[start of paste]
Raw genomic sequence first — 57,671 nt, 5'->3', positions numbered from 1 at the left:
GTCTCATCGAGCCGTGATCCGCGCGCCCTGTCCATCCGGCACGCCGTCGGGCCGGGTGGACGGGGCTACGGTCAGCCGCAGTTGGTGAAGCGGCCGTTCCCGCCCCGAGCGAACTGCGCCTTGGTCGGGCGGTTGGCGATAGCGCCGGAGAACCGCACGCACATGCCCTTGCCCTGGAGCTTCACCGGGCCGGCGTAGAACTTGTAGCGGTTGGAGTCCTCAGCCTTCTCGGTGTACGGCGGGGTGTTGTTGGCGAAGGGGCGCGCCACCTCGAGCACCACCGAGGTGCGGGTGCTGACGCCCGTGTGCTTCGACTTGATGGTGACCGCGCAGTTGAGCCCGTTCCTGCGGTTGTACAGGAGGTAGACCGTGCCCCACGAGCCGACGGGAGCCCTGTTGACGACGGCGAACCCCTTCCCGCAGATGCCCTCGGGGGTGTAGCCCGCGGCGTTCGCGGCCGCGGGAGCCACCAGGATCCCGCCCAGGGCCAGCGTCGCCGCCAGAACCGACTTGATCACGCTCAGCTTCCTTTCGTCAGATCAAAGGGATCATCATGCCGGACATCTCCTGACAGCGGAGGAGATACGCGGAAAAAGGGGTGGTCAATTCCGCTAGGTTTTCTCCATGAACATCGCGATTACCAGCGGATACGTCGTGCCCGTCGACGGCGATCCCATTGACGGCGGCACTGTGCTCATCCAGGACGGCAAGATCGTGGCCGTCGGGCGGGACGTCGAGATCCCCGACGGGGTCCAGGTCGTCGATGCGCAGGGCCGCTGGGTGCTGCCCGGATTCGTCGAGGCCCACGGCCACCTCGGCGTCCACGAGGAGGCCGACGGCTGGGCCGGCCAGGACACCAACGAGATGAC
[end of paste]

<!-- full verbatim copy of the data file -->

Raw genomic sequence first — 57,671 nt, 5'->3', positions numbered from 1 at the left:
GTCTCATCGAGCCGTGATCCGCGCGCCCTGTCCATCCGGCACGCCGTCGGGCCGGGTGGACGGGGCTACGGTCAGCCGCAGTTGGTGAAGCGGCCGTTCCCGCCCCGAGCGAACTGCGCCTTGGTCGGGCGGTTGGCGATAGCGCCGGAGAACCGCACGCACATGCCCTTGCCCTGGAGCTTCACCGGGCCGGCGTAGAACTTGTAGCGGTTGGAGTCCTCAGCCTTCTCGGTGTACGGCGGGGTGTTGTTGGCGAAGGGGCGCGCCACCTCGAGCACCACCGAGGTGCGGGTGCTGACGCCCGTGTGCTTCGACTTGATGGTGACCGCGCAGTTGAGCCCGTTCCTGCGGTTGTACAGGAGGTAGACCGTGCCCCACGAGCCGACGGGAGCCCTGTTGACGACGGCGAACCCCTTCCCGCAGATGCCCTCGGGGGTGTAGCCCGCGGCGTTCGCGGCCGCGGGAGCCACCAGGATCCCGCCCAGGGCCAGCGTCGCCGCCAGAACCGACTTGATCACGCTCAGCTTCCTTTCGTCAGATCAAAGGGATCATCATGCCGGACATCTCCTGACAGCGGAGGAGATACGCGGAAAAAGGGGTGGTCAATTCCGCTAGGTTTTCTCCATGAACATCGCGATTACCAGCGGATACGTCGTGCCCGTCGACGGCGATCCCATTGACGGCGGCACTGTGCTCATCCAGGACGGCAAGATCGTGGCCGTCGGGCGGGACGTCGAGATCCCCGACGGGGTCCAGGTCGTCGATGCGCAGGGCCGCTGGGTGCTGCCCGGATTCGTCGAGGCCCACGGCCACCTCGGCGTCCACGAGGAGGCCGACGGCTGGGCCGGCCAGGACACCAACGAGATGAC